The First Tier Tribunal (Tax) completely discharged a VAT late filing penalty (aka “Default Surcharge”) of £70,000, which HMRC had charged the Trinity Mirror newspaper group for the late filing of two VAT returns, both of which were only one day late.
Trinity group had an unblemished VAT compliance record. But within the space of 1 year it filed 2 VAT returns late: albeit only 1 day late in respect of each. HM Revenue and Customs, in its wisdom, decided that a ”fair” VAT Default Surcharge penalty would be one which was effectively charged at £24 for each minute the returns were late! The total penalty they attempted to impose was £70,909: even after they had reconsidered the matter internally. Unsurprisingly, Trinity Mirror appealed to The First Tier Tribunal (Tax).
All parties agreed that the legislation did not allow the Tax Tribunal to simply reduce the penalty. The independent body could either uphold the penalty in full or completely discharge it. In a verdict published this April, the Tribunal judges decided that “a penalty must not be disproportionate to the gravity of the infringement” (i.e. filing 2 days late). In this particular case they felt that by charging such a large penalty – relating to a 1 day default – the taxman’s behaviour was “plainly unfair”, and that the penalty imposed was too “harsh”. The intention of the legislation is that “different breaches warrant different penalties and the gravity of the infringement is relevant. The gravity here is low, but the penalty is high.” As the Default Surcharges were disproportionate in relation to the offence of filing late (rather than to the amount of VAT involved), and they went beyond what was “strictly necessary for the objectives pursued”, the judges decided the penalties were excessive. Therefore, the Tribunal could not uphold the penalties. In the circumstances of the legislation they had no alternative but to completely discharge the penalties, i.e. reducing them to nil.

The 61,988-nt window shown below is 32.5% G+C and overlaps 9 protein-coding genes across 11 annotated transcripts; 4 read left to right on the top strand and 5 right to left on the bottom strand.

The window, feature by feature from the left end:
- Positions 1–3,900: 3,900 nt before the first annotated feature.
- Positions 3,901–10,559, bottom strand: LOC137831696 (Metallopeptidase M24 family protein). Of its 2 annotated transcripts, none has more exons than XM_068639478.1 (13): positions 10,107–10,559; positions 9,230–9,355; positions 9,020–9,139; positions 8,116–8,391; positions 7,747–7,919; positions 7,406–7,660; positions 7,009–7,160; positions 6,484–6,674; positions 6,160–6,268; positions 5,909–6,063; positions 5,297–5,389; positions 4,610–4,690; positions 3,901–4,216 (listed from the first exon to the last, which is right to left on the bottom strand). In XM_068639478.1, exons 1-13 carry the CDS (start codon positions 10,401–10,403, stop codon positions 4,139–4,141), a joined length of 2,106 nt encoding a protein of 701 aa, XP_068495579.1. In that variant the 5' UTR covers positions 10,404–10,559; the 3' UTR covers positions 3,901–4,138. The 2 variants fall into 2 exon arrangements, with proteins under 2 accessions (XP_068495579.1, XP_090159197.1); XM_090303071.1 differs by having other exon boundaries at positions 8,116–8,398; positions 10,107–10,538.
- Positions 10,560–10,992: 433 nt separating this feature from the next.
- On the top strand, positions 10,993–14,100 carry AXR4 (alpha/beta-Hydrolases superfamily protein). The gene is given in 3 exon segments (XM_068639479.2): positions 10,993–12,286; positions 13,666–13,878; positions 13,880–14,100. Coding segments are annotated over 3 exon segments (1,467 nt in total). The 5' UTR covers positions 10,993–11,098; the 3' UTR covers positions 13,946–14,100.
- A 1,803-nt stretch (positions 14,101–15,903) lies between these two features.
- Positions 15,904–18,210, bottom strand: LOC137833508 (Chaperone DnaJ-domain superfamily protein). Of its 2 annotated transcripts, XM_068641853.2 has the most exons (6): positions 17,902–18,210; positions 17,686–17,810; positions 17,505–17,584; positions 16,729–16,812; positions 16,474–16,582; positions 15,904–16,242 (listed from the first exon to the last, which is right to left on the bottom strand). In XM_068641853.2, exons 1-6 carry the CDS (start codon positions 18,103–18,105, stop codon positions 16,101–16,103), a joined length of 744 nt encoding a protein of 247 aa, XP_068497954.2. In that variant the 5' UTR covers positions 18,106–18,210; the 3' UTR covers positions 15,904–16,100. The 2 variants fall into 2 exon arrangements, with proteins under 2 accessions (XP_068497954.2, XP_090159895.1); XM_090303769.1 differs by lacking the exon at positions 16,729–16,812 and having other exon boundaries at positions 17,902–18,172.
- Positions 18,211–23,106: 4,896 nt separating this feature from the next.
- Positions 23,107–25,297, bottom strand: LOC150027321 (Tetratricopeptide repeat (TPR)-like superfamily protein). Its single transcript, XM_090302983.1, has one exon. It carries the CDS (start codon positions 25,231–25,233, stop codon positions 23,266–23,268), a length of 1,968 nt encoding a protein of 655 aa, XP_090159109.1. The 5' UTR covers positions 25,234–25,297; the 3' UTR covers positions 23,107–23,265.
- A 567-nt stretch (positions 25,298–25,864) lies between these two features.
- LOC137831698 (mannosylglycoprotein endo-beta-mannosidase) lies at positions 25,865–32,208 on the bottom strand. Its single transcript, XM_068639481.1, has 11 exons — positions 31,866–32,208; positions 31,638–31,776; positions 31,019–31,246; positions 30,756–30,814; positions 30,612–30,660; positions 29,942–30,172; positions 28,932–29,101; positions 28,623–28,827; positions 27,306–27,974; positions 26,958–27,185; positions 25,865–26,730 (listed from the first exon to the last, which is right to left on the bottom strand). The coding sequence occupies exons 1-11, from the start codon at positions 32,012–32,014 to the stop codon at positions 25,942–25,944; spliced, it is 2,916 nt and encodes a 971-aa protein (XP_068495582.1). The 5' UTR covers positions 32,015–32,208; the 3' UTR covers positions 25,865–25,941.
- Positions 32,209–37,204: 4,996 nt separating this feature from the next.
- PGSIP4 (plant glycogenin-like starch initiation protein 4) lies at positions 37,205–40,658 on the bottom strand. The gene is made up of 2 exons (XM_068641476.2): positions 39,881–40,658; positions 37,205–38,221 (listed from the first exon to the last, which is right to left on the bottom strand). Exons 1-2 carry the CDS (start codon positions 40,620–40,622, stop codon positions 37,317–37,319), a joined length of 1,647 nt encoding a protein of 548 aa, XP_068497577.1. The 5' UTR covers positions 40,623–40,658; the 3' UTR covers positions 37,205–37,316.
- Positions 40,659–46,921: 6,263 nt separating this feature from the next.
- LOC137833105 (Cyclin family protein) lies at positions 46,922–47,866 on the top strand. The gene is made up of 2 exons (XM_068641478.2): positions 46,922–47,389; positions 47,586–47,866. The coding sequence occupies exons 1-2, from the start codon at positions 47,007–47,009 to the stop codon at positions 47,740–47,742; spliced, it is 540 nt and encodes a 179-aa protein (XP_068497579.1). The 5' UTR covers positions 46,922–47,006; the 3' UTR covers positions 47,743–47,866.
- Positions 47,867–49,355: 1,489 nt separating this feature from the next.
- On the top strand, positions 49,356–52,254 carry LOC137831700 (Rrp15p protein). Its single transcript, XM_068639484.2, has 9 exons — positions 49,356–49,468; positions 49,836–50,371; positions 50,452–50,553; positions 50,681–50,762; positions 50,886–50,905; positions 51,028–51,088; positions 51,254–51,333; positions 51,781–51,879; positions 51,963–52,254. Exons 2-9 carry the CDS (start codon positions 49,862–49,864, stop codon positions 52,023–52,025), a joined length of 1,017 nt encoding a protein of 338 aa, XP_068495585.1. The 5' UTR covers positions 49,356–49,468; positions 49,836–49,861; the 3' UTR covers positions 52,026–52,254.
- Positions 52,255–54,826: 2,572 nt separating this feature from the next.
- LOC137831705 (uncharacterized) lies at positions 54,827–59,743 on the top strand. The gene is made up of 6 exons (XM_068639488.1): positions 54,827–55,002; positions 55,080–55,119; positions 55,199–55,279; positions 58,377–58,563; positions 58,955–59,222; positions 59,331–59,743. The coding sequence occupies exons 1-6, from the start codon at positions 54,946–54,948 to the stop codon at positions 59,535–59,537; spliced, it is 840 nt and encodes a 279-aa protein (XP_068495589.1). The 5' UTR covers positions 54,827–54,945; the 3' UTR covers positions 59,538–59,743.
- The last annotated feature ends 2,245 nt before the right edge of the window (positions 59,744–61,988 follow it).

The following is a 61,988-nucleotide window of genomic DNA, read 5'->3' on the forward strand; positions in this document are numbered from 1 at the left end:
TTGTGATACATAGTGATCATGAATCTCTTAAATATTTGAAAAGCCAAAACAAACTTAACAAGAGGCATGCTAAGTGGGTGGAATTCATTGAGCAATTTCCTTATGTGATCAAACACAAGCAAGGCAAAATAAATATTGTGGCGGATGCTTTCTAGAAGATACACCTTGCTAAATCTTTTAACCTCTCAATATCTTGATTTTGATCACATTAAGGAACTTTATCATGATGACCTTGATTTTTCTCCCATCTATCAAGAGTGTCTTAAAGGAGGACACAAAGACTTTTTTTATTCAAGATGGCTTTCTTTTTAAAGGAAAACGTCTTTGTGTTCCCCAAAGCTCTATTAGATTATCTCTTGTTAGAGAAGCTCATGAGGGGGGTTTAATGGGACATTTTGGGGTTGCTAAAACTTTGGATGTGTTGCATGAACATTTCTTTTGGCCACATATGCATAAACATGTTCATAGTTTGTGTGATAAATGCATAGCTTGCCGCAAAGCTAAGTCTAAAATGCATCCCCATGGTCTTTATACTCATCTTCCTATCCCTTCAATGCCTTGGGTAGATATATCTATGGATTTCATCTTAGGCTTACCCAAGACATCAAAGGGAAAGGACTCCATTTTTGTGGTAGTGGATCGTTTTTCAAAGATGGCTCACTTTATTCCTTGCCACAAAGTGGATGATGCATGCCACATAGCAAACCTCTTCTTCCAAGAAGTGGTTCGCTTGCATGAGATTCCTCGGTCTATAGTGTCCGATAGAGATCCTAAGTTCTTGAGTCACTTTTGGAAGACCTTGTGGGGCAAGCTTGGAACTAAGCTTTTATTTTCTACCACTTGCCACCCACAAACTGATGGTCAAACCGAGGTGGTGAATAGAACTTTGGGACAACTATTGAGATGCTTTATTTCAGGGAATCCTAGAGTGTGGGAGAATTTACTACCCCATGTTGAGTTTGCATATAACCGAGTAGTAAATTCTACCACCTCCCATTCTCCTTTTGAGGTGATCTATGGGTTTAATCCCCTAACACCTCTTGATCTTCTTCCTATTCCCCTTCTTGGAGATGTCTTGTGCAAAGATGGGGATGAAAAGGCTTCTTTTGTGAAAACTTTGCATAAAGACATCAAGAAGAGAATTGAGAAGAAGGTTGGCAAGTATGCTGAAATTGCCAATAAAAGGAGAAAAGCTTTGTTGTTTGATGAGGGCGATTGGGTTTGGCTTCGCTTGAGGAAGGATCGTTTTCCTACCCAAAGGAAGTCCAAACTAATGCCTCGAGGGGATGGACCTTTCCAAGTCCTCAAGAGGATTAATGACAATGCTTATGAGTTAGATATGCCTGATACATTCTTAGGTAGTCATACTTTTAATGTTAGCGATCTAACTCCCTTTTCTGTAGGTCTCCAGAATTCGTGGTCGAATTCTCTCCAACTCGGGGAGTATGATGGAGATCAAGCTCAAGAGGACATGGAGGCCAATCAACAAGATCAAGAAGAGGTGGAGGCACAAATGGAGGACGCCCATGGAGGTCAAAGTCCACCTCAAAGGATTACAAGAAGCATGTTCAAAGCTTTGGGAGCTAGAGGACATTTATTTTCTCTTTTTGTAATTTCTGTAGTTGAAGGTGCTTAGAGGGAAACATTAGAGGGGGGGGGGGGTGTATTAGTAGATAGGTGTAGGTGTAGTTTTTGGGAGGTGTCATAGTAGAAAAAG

What does this mean for me?
If you are currently in a dispute with HMRC, you may find them very insistent about the application of the law: as they interpret it! HMRC may say that a senior tax inspector looked at the case, or that the issue has been considered by their technical specialists. It may even be that you have been unsuccessful by way of a Statutory Review. What this case proves yet again is that the Tax Tribunal takes a strictly impartial approach to the interpretation of the legislation. HMRC inspectors often “threaten” to take appeal cases to the Tribunal. In fact, the Tribunal is as much a shield for the taxpayer, as it is a sword for the taxman.
Do I need specialist help with my tax appeal?
The taxman uses specialist ‘Appeals’ teams to lead its cases at Tribunal. Lynam Tax Dispute Experts have decades of experience in handling contentious tax appeals, and can assist taxpayers and their accountants with the process; in order to achieve the optimum results.
*If you need help with a difficult tax dispute or a contentious tax appeal call now for a confidential and no obligation discussion:
Paul Lynam: 0845 643 9997
Andrew Nutbrown: 07718 778710